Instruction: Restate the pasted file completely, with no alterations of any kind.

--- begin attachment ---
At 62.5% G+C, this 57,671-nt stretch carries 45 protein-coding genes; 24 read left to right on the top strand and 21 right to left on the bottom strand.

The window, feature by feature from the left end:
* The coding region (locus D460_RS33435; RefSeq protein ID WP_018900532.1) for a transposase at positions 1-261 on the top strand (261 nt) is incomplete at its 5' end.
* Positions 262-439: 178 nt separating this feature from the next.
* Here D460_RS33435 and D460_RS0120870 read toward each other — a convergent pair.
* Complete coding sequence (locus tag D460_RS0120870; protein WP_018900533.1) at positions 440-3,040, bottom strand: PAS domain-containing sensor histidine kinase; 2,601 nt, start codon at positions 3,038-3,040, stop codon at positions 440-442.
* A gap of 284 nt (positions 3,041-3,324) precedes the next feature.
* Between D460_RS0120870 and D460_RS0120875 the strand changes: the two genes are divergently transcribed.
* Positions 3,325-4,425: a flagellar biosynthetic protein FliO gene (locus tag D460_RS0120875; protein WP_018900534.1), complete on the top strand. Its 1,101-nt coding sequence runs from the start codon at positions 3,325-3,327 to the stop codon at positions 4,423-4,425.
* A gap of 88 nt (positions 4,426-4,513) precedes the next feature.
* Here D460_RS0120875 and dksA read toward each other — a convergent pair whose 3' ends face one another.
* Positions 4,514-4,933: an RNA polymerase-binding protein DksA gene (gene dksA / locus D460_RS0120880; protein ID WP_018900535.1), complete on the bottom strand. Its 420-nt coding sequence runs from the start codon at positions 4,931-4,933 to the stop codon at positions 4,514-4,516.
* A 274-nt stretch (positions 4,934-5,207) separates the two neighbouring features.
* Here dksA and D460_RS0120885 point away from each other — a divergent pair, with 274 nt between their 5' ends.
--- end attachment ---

At 62.5% G+C, this 57,671-nt stretch carries 45 protein-coding genes; 24 read left to right on the top strand and 21 right to left on the bottom strand.

The window, feature by feature from the left end:
* The coding region (locus D460_RS33435; RefSeq protein ID WP_018900532.1) for a transposase at positions 1-261 on the top strand (261 nt) is incomplete at its 5' end.
* Positions 262-439: 178 nt separating this feature from the next.
* Here D460_RS33435 and D460_RS0120870 read toward each other — a convergent pair.
* Complete coding sequence (locus tag D460_RS0120870; protein WP_018900533.1) at positions 440-3,040, bottom strand: PAS domain-containing sensor histidine kinase; 2,601 nt, start codon at positions 3,038-3,040, stop codon at positions 440-442.
* A gap of 284 nt (positions 3,041-3,324) precedes the next feature.
* Between D460_RS0120870 and D460_RS0120875 the strand changes: the two genes are divergently transcribed.
* Positions 3,325-4,425: a flagellar biosynthetic protein FliO gene (locus tag D460_RS0120875; protein WP_018900534.1), complete on the top strand. Its 1,101-nt coding sequence runs from the start codon at positions 3,325-3,327 to the stop codon at positions 4,423-4,425.
* A gap of 88 nt (positions 4,426-4,513) precedes the next feature.
* Here D460_RS0120875 and dksA read toward each other — a convergent pair whose 3' ends face one another.
* Positions 4,514-4,933: an RNA polymerase-binding protein DksA gene (gene dksA / locus D460_RS0120880; protein ID WP_018900535.1), complete on the bottom strand. Its 420-nt coding sequence runs from the start codon at positions 4,931-4,933 to the stop codon at positions 4,514-4,516.
* A 274-nt stretch (positions 4,934-5,207) separates the two neighbouring features.
* Here dksA and D460_RS0120885 point away from each other — a divergent pair, with 274 nt between their 5' ends.